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Interactively analyzing a large JSON in memory

I have been doing a comparative study on different ways to analyse a large JSON file in memory. Our basic requirement is to do interactive analysis on nested data; for test purposes I am refraining from using a distributed/big data set up. For this use case, what’s interesting is the variance in test results for analysis in a simple row vs columnar fashion.

Use Case

Suppose we get a big chunk of JSON data – let’s say from a source like twitter API – and you want to do some analysis on it by firing multiple and random queries on this large JSON. To speed up the queries we’ll load the JSON in memory and answer the queries instead of reaching out to the disk every time (assuming it fits in memory). For this test we won’t bother throwing in distributed computing or adding indices.

The test data I took was 100,000 records from a twitter firehose that made up a 264MB JSON array on disk. The test query is to pull up a tweet that comes from a particular timezone and from a particular user name – something like:

select text where user.screen_name = <something> and user.timezone = <something>.

Approaches

1. Row by row: Parse the twitter stream data in a traditional row by row fashion and filter by both user name and time zone parameters, and select the tweet text.

2. NoSQL DB: Post the test data into a NoSQL DB like mongodb and run the query. This is not entirely in-memory analysis but with mongodb nearing cache speeds, I would like to get some stats here. I am keeping this test out of scope for now.

3. Columnar: This is where it gets interesting. First, we’ll convert the JSON to columnar format so that it’s better for analytics (compression and indexing not done for this test). There are known techniques to convert nested JSON to columnar-like Parquet format. In fact, the more I looked at it, the more I found that Parquet seems intended to solve more problems than I needed and could potentially perform a lot better – I’m probably going to revisit Parquet in-depth later.

In this case, I decided to code my own algorithm to flatten the JSON and query in an SQL fashion. My approach is a little different to Parquet, in that I’m not going by repetition level and definition level. Instead, I traverse the JSON assigning row ids to columns’ values based on the level and iteration.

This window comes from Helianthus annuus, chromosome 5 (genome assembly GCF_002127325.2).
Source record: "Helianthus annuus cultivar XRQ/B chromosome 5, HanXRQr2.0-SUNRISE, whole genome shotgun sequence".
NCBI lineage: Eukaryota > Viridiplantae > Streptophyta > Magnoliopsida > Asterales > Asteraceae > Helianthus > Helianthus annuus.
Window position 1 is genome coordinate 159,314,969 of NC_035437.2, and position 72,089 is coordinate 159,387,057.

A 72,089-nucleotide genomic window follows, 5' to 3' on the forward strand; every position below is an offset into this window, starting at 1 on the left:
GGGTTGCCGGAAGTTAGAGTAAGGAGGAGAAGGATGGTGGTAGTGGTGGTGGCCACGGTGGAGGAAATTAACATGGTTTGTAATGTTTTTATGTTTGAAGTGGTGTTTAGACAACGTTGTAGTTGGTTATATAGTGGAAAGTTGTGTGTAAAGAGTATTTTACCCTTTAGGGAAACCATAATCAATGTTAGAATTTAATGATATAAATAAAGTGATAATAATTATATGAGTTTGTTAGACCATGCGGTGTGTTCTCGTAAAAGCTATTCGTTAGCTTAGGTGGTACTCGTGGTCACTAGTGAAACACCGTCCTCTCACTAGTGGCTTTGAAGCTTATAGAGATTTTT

With this basic set up, I ran my test query and obtained below stats:

Columnar
MilliSecs for file load: 30432
MilliSecs for query exec: 33
Memory used: 1086 MB

Row by row
MilliSecs for file load: 34494
MilliSecs for query exec: 192
Memory used: 1349 MB

Inference

We can see that right away with this basic columnar implementation, the query execution time is more than 5x faster. I am unable to conclude well on the memory footprint due to other variables, but looks like the columnar format is lighter on memory by a small margin – not bad considering I have not done any compression yet.

The notion that columnar querying will be faster and lighter than with rows is not a new finding. What this test demonstrates is that this finding holds true to when applied to JSON, which is a nested data format.

Industry trends for Big Data Interactive Analysis

If we were to solve the above use case at the petabyte scale, the preferred option would be use Spark with Parquet format. Spark’s RDD takes care of keeping the data in memory for repeated queries on the same data set and Parquet takes care of the columnar format. Other options would be Dremel clones like Impala, Drill or Druid – Impala is very much tied to Hadoop and doesn’t do it in memory like Spark, and Drill looks conceptually promising but keeps us waiting for GA. Meanwhile Hive on Tez is picking up steam and appears to comprise a more stable option – but again not an in-memory solution.

These performance results confirm the future trend for interactive big data analytics towards in-memory processing along with columnar formatting. We are keeping a close watch in this space.

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